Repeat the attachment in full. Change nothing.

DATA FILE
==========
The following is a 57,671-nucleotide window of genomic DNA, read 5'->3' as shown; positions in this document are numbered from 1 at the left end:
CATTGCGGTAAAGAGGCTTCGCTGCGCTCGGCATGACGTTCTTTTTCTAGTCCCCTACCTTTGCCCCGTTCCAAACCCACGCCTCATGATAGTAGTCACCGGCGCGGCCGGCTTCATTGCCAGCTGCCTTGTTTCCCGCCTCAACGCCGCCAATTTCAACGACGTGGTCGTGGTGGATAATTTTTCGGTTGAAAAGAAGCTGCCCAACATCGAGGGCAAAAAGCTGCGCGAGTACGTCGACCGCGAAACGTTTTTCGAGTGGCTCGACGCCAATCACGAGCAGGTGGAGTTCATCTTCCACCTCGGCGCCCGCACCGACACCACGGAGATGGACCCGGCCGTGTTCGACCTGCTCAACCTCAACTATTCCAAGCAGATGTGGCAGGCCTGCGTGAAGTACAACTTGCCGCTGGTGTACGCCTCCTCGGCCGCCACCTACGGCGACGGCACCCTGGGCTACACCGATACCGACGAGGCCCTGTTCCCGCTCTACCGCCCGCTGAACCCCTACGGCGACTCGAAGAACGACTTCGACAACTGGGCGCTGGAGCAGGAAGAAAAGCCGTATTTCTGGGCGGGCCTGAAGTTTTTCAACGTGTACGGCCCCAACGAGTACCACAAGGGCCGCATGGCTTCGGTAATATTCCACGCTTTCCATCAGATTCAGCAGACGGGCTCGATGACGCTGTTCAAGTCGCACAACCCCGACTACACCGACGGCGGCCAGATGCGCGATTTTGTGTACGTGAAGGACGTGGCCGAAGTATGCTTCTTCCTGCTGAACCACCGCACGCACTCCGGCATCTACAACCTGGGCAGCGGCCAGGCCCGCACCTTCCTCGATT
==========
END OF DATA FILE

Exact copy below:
The following is a 57,671-nucleotide window of genomic DNA, read 5'->3' as shown; positions in this document are numbered from 1 at the left end:
CATTGCGGTAAAGAGGCTTCGCTGCGCTCGGCATGACGTTCTTTTTCTAGTCCCCTACCTTTGCCCCGTTCCAAACCCACGCCTCATGATAGTAGTCACCGGCGCGGCCGGCTTCATTGCCAGCTGCCTTGTTTCCCGCCTCAACGCCGCCAATTTCAACGACGTGGTCGTGGTGGATAATTTTTCGGTTGAAAAGAAGCTGCCCAACATCGAGGGCAAAAAGCTGCGCGAGTACGTCGACCGCGAAACGTTTTTCGAGTGGCTCGACGCCAATCACGAGCAGGTGGAGTTCATCTTCCACCTCGGCGCCCGCACCGACACCACGGAGATGGACCCGGCCGTGTTCGACCTGCTCAACCTCAACTATTCCAAGCAGATGTGGCAGGCCTGCGTGAAGTACAACTTGCCGCTGGTGTACGCCTCCTCGGCCGCCACCTACGGCGACGGCACCCTGGGCTACACCGATACCGACGAGGCCCTGTTCCCGCTCTACCGCCCGCTGAACCCCTACGGCGACTCGAAGAACGACTTCGACAACTGGGCGCTGGAGCAGGAAGAAAAGCCGTATTTCTGGGCGGGCCTGAAGTTTTTCAACGTGTACGGCCCCAACGAGTACCACAAGGGCCGCATGGCTTCGGTAATATTCCACGCTTTCCATCAGATTCAGCAGACGGGCTCGATGACGCTGTTCAAGTCGCACAACCCCGACTACACCGACGGCGGCCAGATGCGCGATTTTGTGTACGTGAAGGACGTGGCCGAAGTATGCTTCTTCCTGCTGAACCACCGCACGCACTCCGGCATCTACAACCTGGGCAGCGGCCAGGCCCGCACCTTCCTCGATT